Corporate Social Responsibility Disclosures: A Study of the Financial Characteristics and Capital Investment of the S&P 500 Firms


This paper examines the corporations' decision to disclose information related to corporate social responsibility (CSR) and its implications. While there are no accounting standards similar to those for financial reporting, companies here in the U.S. and abroad have voluntarily started disclosing CSR information. While a study as recently as 2010 shows that only 30 percent of S&P 500 firms issued CSR reports, this situation has changed dramatically in the last 5 years with respect to the extent and substance of CSR disclosures. The issue of whether and how CSR disclosures are informative deserves attention. For investors, the potential interplay between financial results and CSR reporting provides an important piece of information. For a policy maker, this interplay provides an important dimension to consider with respect to environmental policy evaluation. For corporate managers, the impact of CSR disclosures on public image and the cost of capital plays an important role in strategic decision-making. In this paper, I analyze possible motivators for the disclosure decision. I also examine how capital investment expenditure may be associated with CSR disclosures and performance. I use data available from Bloomberg for measures of CSR. As expected, I find a positive association between CSR reporting and firm size; and between CSR disclosures and environmentally sensitive industries. Additionally I find a positive association between CSR disclosures and capital investment, and a negative association between CSR disclosures and the cost of capital.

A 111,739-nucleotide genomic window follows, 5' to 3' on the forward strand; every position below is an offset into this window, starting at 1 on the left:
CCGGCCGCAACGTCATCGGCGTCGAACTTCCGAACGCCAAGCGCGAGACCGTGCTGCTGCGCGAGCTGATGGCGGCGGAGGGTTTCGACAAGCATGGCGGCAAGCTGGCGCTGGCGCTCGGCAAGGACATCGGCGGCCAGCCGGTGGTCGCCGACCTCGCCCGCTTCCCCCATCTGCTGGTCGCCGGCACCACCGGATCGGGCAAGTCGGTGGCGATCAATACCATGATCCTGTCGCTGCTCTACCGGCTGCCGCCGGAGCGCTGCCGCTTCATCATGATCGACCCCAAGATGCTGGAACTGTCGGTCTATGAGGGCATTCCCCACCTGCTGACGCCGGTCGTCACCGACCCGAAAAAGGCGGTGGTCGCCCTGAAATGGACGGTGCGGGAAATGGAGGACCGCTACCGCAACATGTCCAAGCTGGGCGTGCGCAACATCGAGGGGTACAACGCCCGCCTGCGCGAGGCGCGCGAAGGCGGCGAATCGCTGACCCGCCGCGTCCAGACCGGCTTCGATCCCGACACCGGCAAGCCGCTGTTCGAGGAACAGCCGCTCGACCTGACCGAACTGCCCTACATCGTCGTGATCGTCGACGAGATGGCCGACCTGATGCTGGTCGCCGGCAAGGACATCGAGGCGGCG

Author Information
Hong V. Nguyen, University of Scranton, USA

Paper Information
Conference: ACSEE2015
Stream: Economic Sustainability: Sustainable Businesses and CSR

This paper is part of the ACSEE2015 Conference Proceedings (View)
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Posted by James Alexander Gordon